SEATTLE, WA, May 07, 2013 /24-7PressRelease/
-- Digital Learning Now! (DLN), a national campaign under ExcelinEd, today released the seventh white paper in the DLN Smart Series -- "Improving Conditions & Careers: How Blended Learning Can Improve the Teaching Profession." In honor of National Teacher Day, DLN launches "Conditions and Careers" to acknowledge the important role teachers play in the shifting educational landscape and aims to improve the lives of teachers everywhere.
The paper brings together top thinkers on the future of education from Digital Learning Now!, Getting Smart, and Public Impact to show that blended learning environments can create more and better opportunities for teacher collaboration, enable differentiated staffing and boost meaningful professional development opportunities.
"It's important to confront misconceptions about what blended learning means for teachers. With thoughtful policies and purposeful implementation, the shift to blended learning can be a powerful enabler for improving the teaching profession and the success of students, " said John Bailey, executive director of DLN.
"If blended learning lets great teachers help more students, develop peers, and earn far more, they will show us the way to make digital learning outstanding," said Bryan C. Hassel, Co-Director of Public Impact. "Even very small amounts of digital learning make job-embedded development, expanded impact, and much higher pay possible."
"Improving Conditions & Careers" presents a vision of blended learning that offers better teaching conditions and enables better career opportunities. Teachers stand to benefit from well-designed blended learning models that afford more career advancement opportunities, improved collaboration time and growth opportunities, new teacher-leadership roles, more flexible schedules, as well as opportunities for increased pay. In addition, schools can extend the reach of great teachers to impact more learners, while simultaneously improving the teachers' experiences as empowered professionals.
"Personalized, blended learning is the solution to the problem of rising demands on teachers," said Tom Vander Ark, CEO of Getting Smart. "Time saved from thoughtful implementation of technology can be reinvested in working with students, growing professionally, collaborating with peers and developing new strengths."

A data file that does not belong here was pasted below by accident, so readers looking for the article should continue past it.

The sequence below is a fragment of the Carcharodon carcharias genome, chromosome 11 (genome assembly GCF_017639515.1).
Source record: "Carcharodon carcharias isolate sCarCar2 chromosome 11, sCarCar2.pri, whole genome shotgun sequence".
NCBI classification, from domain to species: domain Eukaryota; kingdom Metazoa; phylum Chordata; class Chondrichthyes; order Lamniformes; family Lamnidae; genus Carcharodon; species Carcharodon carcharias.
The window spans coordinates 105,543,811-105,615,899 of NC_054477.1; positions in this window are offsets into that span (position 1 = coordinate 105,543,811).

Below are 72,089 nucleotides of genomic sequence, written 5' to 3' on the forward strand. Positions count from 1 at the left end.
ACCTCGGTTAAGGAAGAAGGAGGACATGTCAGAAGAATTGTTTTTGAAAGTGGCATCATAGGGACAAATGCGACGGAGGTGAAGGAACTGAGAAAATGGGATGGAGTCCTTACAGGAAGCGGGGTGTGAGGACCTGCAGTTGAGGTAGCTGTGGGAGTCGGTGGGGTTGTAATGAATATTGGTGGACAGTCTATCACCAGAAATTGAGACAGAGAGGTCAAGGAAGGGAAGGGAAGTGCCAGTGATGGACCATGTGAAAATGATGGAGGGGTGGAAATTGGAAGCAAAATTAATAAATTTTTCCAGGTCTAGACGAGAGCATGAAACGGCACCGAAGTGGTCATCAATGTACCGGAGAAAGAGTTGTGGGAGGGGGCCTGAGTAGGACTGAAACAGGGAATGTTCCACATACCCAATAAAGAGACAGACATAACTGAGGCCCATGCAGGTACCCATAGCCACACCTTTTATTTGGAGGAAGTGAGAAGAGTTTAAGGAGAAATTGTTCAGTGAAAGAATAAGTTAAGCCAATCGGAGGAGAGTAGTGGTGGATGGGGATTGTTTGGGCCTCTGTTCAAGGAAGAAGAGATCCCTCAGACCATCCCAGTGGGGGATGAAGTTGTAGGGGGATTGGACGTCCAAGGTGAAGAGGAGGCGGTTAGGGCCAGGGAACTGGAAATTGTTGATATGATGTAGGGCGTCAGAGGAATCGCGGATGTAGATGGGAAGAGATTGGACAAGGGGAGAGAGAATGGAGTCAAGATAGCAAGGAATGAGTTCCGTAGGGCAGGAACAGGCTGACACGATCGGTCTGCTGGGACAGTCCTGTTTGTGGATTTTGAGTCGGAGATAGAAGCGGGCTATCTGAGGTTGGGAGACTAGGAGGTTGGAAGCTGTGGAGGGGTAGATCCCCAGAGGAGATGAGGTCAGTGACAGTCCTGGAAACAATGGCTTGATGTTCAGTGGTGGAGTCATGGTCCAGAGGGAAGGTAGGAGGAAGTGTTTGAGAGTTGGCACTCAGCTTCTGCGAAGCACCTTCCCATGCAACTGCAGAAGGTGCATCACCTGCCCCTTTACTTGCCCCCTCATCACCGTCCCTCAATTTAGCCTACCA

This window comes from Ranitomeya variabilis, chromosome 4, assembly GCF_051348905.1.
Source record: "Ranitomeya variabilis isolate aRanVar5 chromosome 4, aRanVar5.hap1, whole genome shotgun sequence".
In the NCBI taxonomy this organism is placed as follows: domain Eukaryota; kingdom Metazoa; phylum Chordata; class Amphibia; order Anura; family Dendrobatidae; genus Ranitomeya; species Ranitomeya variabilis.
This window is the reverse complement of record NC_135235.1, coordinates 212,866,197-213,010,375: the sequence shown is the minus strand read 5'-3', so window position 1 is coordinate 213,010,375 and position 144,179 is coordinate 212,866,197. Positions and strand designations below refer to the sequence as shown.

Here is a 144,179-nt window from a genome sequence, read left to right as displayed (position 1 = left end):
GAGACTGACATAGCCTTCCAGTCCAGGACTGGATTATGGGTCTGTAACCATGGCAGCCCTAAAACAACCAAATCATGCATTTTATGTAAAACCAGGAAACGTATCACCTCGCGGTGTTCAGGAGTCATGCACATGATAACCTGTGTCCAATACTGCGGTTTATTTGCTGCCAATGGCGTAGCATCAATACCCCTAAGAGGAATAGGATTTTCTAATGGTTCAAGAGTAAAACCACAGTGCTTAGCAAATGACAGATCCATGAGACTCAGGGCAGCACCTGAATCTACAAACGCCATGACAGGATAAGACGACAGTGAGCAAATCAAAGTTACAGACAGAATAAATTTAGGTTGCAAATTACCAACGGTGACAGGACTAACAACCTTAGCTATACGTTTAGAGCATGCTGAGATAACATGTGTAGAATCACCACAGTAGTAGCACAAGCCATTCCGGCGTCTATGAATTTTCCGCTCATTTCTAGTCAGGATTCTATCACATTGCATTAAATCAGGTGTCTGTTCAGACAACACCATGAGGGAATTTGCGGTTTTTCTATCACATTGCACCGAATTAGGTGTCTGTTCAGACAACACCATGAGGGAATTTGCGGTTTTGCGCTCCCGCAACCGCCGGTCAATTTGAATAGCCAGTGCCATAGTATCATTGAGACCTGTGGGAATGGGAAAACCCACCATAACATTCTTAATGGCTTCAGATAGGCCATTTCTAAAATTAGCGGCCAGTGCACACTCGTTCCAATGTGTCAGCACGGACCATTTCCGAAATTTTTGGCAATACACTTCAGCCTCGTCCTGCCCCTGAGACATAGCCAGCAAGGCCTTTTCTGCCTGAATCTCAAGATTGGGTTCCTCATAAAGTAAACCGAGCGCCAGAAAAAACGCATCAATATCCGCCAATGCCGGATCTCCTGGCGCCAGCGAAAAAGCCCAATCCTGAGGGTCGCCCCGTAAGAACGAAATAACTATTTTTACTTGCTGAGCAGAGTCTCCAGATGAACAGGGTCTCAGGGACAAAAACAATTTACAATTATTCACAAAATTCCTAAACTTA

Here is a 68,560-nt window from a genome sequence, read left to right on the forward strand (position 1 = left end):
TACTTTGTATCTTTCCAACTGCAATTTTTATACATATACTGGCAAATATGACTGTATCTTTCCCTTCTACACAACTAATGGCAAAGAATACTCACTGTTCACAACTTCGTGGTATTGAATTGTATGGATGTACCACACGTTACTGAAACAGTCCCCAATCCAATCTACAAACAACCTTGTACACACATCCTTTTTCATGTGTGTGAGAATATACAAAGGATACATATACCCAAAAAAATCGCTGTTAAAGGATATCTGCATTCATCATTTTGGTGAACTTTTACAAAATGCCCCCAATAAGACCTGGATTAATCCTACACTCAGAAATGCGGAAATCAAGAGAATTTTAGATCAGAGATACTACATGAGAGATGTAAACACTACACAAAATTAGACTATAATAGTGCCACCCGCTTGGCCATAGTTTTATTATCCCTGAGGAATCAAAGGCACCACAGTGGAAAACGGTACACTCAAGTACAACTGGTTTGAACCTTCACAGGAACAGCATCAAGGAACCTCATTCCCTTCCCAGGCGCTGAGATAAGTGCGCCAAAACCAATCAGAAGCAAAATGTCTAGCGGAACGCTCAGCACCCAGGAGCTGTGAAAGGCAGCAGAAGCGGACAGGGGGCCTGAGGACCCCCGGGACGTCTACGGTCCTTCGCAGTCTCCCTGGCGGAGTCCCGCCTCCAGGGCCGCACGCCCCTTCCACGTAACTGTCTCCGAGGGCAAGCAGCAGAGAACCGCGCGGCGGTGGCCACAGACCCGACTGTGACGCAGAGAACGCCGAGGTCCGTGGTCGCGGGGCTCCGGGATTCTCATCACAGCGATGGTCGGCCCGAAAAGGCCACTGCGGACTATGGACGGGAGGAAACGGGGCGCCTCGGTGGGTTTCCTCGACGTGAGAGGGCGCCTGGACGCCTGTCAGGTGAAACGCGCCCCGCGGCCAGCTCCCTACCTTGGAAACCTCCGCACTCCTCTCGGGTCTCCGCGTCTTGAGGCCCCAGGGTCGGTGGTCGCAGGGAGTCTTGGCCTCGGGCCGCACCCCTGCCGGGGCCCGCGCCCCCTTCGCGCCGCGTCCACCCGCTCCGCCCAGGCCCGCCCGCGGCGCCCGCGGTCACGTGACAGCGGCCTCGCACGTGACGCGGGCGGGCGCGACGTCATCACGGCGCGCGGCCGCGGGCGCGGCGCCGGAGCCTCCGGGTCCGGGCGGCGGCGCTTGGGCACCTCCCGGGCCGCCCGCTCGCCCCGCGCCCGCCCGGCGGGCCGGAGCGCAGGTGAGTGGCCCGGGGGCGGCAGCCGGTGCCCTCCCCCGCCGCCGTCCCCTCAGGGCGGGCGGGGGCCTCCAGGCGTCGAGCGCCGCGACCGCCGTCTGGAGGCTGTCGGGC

"We're hoping this paper and accompanying infographic lay the myth to rest that blended learning is about replacing teachers with technology," added Carri Schneider, director of policy and research for Getting Smart. "Blended learning tears down the walls of the traditional classroom and the impact of that on teaching is something to be celebrated."
Download the full paper and learn more at digitallearningnow.com/dln-smart-series. Join the conversation on Twitter with the hashtags #SmartSeries, #thankateacher, #blendedlearning, and #DigLN. DLN is also active on Facebook at facebook.com/DigitalLearningNow and Twitter at @DigLearningNow.
ABOUT DIGITAL LEARNING NOW!
Digital Learning Now! is a national campaign under ExcelinEd with the goal of advancing state policies that will create a high-quality digital learning environment to better equip all students with the knowledge and skills to succeed in this 21st-century economy. The policy framework stems from the belief that access to high-quality, customized learning experiences should be available to all students, unbounded by geography or artificial policy constraints.
ABOUT GETTING SMART
Getting Smart is a advocacy firm passionate about innovations in learning. We help education organizations construct cohesive and forward-thinking strategies for branding, awareness, advancement and communication, and public and media relations. We are advocates for better K-12 education as well as early, post-secondary and informal learning opportunities for all students. We attempt to accelerate and improve the shift to digital learning. On GettingSmart.com we cover important events, trends, products, books, and reports. For more information contact us at firstname.lastname@example.org